InSight has landed! Inside the dramatic touchdown

The newest addition to the martian probe family is safely home.
By | Published: November 26, 2018 | Last updated on May 18, 2023
InSight’s first photo from the martian surface.

Touchdown on Mars

NASA’s InSight lander has endured almost seven months in space, traveling over 300 million miles (480 million kilometers) in a carefully calculated path from Earth to Mars. After its lengthy journey, the probe has finally and successfully touched down on the martian surface.

The InSight probe launched May 5 from the Vandenberg Air Force Base on California’s central coast. With a host of scientific instruments on board, the lander will study the Red Planet’s interior, gathering groundbreaking data about Mars’ composition and the planet’s tectonic activity.

At 2:54 EST, InSight — which stands for Interior Exploration using Seismic Investigations, Geodesy and Heat Transport — landed on Mars. During its descent towards the martian surface, the probe first entered Mars’ atmosphere 80 miles (129 km) above the surface. At about seven miles (11 km) up, InSight deployed its giant parachute to decrease speed as the craft neared the surface. Less than a minute later, InSight cut its parachute free and its 12 retrorockets fired, providing the probe with an additional braking force and allowing it to settle neatly onto the planet’s surface.

A Tense Landing

NASA engineers were forced to wait until the landing was over to know whether it was successful, as there’s an eight-minute delay in communications between Mars and Earth and the landing only took about seven minutes. So, from the time when the craft entered Mars’ atmosphere until touchdown, JPL engineers anxiously crossed their fingers, not knowing the real-time status of the craft. For these seven long minutes, dubbed the “seven minutes of terror,” the engineers waited to confirm whether the probe had landed safely — which, thankfully, it had. “It was intense, and you could feel the emotion,” NASA Administrator Jim Bridenstine said in a NASA livestream about the landing’s success. This tension quickly turned to excitement once InSight landed, however. “The enthusiasm here is incredible,” Bridenstine said.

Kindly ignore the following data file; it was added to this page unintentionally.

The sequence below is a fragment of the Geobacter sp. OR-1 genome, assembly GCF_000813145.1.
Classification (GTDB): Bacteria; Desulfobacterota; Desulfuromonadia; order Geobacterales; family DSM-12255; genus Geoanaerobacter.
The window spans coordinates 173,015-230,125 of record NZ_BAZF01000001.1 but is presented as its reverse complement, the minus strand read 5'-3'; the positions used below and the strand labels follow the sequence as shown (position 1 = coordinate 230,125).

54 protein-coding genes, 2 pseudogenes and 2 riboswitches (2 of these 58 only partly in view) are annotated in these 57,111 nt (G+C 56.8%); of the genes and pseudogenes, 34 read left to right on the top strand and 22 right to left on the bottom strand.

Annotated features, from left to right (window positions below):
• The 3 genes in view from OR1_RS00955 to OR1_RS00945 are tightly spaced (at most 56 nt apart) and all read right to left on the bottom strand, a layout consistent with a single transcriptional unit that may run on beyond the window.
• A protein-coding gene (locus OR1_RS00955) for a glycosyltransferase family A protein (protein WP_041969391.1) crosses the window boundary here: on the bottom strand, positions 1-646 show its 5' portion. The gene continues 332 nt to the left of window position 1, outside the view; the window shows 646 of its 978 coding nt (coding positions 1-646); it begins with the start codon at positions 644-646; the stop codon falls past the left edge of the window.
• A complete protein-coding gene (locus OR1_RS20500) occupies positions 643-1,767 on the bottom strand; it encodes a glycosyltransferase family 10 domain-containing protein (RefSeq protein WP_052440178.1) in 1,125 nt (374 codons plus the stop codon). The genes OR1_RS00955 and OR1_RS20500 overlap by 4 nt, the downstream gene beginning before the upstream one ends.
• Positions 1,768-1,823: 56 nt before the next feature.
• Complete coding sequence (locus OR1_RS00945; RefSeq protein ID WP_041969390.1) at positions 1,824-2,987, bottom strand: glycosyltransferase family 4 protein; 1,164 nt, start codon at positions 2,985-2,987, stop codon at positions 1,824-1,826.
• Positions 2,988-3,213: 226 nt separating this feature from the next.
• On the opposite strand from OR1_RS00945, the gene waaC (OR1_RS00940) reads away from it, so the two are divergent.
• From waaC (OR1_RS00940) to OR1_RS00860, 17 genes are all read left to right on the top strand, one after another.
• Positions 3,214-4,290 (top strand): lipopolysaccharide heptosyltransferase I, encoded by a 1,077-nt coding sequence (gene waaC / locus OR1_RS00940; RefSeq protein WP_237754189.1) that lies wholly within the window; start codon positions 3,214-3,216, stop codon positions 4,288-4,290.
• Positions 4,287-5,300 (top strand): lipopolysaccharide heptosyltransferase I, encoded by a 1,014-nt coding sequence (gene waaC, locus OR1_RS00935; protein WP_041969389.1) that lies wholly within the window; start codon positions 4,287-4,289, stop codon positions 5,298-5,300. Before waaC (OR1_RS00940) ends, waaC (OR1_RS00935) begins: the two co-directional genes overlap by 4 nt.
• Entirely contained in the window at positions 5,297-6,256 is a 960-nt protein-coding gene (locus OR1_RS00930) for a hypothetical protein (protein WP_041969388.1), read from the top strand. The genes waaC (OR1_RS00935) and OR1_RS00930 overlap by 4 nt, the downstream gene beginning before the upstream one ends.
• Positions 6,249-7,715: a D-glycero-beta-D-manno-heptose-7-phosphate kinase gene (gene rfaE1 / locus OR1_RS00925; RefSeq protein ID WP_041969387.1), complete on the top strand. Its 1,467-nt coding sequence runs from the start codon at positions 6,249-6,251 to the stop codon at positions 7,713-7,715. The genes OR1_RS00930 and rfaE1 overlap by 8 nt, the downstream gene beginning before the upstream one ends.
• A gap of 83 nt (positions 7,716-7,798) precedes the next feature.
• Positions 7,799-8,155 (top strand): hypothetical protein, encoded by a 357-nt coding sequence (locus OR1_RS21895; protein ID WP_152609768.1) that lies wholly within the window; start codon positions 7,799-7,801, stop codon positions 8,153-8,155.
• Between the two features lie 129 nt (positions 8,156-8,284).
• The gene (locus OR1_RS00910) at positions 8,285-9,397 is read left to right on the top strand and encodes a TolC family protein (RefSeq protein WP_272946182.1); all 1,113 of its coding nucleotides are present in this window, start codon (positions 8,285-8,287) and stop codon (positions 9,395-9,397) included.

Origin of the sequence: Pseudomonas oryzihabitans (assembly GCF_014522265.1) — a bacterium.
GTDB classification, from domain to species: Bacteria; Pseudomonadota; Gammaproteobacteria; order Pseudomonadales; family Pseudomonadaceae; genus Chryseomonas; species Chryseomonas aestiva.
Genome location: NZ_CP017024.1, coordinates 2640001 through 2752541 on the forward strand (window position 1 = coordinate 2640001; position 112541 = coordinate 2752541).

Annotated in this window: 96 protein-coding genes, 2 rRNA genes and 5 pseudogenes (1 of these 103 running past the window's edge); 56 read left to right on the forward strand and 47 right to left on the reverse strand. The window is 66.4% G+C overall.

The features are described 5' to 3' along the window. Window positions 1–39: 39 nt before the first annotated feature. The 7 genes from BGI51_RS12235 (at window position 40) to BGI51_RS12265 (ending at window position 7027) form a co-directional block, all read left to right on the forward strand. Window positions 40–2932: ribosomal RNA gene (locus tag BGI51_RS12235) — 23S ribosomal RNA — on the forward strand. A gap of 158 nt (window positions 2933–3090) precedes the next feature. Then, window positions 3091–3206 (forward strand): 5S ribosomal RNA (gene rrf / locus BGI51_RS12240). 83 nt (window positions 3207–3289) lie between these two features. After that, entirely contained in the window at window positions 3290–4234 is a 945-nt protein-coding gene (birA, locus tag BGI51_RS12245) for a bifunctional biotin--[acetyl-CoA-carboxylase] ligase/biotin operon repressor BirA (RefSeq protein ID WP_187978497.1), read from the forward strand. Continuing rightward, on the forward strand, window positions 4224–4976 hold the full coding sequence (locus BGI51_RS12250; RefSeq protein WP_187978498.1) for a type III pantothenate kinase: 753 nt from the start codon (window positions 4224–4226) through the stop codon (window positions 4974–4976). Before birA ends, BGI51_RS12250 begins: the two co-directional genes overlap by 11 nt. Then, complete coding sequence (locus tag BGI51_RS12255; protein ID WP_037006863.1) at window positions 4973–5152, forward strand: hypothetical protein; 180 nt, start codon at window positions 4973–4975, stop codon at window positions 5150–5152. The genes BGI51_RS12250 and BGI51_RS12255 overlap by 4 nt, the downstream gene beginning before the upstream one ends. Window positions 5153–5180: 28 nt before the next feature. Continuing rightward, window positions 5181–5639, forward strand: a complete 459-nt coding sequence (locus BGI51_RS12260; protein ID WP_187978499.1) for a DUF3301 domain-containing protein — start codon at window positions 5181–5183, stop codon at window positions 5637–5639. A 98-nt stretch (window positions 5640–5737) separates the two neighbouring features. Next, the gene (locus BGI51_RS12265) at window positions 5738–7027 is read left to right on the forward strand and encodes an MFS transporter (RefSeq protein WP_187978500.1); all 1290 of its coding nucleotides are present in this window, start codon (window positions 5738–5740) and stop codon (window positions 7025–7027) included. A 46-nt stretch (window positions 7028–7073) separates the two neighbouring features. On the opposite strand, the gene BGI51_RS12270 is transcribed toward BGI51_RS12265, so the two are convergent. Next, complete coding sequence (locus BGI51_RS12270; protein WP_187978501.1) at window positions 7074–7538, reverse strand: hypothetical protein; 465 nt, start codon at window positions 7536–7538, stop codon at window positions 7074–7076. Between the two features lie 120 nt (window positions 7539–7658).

The InSight mission team waited and “watched” for the probe’s landing by monitoring InSight’s radio signals with radio telescopes on Earth and a variety of spacecraft, according to a NASA press release. Two of these spacecraft,  known as Mars Cube One, or MarCO, transmitted the landing process and even an image from InSight of the martian surface immediately after landing. Additionally, the mission team hopes to have more images in approximately five hours.

Settling In

InSight’s first few days on the Red Planet won’t be as eventful as the probe’s nerve-wracking descent and landing. In fact, it will be two to three months before InSight’s robotic arm even sets its instruments on the martian surface, according to NASA.

“It’s taken more than a decade to bring InSight from a concept to a spacecraft approaching Mars — and even longer since I was first inspired to try to undertake this kind of mission. But even after landing, we’ll need to be patient for the science to begin,” Bruce Banerdt of the Jet Propulsion Laboratory, InSight’s principal investigator, said in a statement.

But while researchers will have to wait patiently for scientific data, InSight will still capture valuable information soon after landing. Before its scientific instruments can deploy, InSight will photograph and survey the terrain and environment surrounding it. This will allow NASA engineers to monitor Elysium Planitia, InSight’s “perfect,” “vanilla” landing site.